Vitamin C is a necessary cofactor for your body to make collagen. Vitamin C also works as an antioxidant, helping to prevent oxidative stress that causes the body’s existing collagen to break down.5
Collagen is an important component of the body’s connective tissues—think structures that link things together, like cartilage and tendons. It is like the “glue” that provides the structure for hair, bones, joints, nails, and skin. It also plays a role in wound healing; the repair of blood vessels, gums, cornea, and scalp; and the development of our organs. The skin is often not recognized as being the largest organ in the body, and two of the most significant structural components of skin are collagen and hyaluronic acid.6
As we age, the body starts to produce less and less, and what we do have breaks down faster. After the age of 40, it’s estimated the body loses 1% of its collagen every year. Since it’s such a big component of our skin, this loss leads to reduced fullness of the skin and wrinkles.7
So it makes sense that supplementing to replete what has been lost would provide anti-aging benefits, making it one of the main reasons why collagen has become increasingly popular.
But do collagen supplements actually work to boost skin health and result in more youthful-looking skin? Is there scientific evidence to support supplements work?
The good news is that some research indicates that taking a collagen supplement may improve skin health and could slow the signs of skin aging.8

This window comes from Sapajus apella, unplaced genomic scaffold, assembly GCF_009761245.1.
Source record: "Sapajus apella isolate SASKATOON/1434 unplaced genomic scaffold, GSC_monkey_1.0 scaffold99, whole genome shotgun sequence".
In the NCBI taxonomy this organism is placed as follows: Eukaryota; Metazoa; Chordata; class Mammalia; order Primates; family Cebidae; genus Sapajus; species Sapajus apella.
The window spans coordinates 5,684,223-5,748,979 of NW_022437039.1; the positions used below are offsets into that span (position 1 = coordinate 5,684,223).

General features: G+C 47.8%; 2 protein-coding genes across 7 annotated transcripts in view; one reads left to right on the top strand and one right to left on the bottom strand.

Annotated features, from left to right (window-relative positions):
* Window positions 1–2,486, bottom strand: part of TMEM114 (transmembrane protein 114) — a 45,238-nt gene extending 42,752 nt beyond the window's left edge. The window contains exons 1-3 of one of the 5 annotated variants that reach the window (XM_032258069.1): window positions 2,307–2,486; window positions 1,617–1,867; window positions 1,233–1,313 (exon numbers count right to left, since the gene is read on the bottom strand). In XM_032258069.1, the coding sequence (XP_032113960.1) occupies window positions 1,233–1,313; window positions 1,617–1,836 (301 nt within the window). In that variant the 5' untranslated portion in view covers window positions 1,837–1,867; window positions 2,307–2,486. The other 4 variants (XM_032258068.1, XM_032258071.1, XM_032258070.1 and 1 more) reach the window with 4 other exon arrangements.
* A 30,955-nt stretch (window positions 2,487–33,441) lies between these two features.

A 2019 study of 72 women over the age of 35 found that drinking a collagen supplement beverage “improved skin hydration, elasticity, roughness, and density.” The women also reported that, at the end of the 12-week observation, their skin appearance had significantly improved. 9
While these results are compelling, the research is still rather limited on collagen and skin health. And most studies have been conducted with small groups of people. In addition, there is no data to support that supplementing the diet with collagen can reverse the natural aging process. More research is needed to determine the ideal amount and timing of collagen supplements that best supports skin health.
Another reason why it is difficult to state definitively that collagen improves skin health has to do with the way the body absorbs and digests collagen.
The body cannot absorb collagen in its whole form found in food or supplements—it must be broken down into smaller pieces first. So, once eaten, it is split up during digestion into peptides and amino acids before entering the bloodstream to be used by the body as nutrients. That means that after absorption, the smaller peptides and amino acids can be used to build any proteins the body needs, and they might not be remodeled back into collagen within the body. This complexity is why it is difficult to know if sources from food or supplements actually increase levels in the body.
Other Health Benefits
In addition to being used for skin health, collagen peptide supplementation has also been linked to several other health benefits, including building muscle tone, bone and joint health, and weight loss. It’s important to look at the current scientific literature to understand the scope of these benefits.
Muscle Building Post-Exercise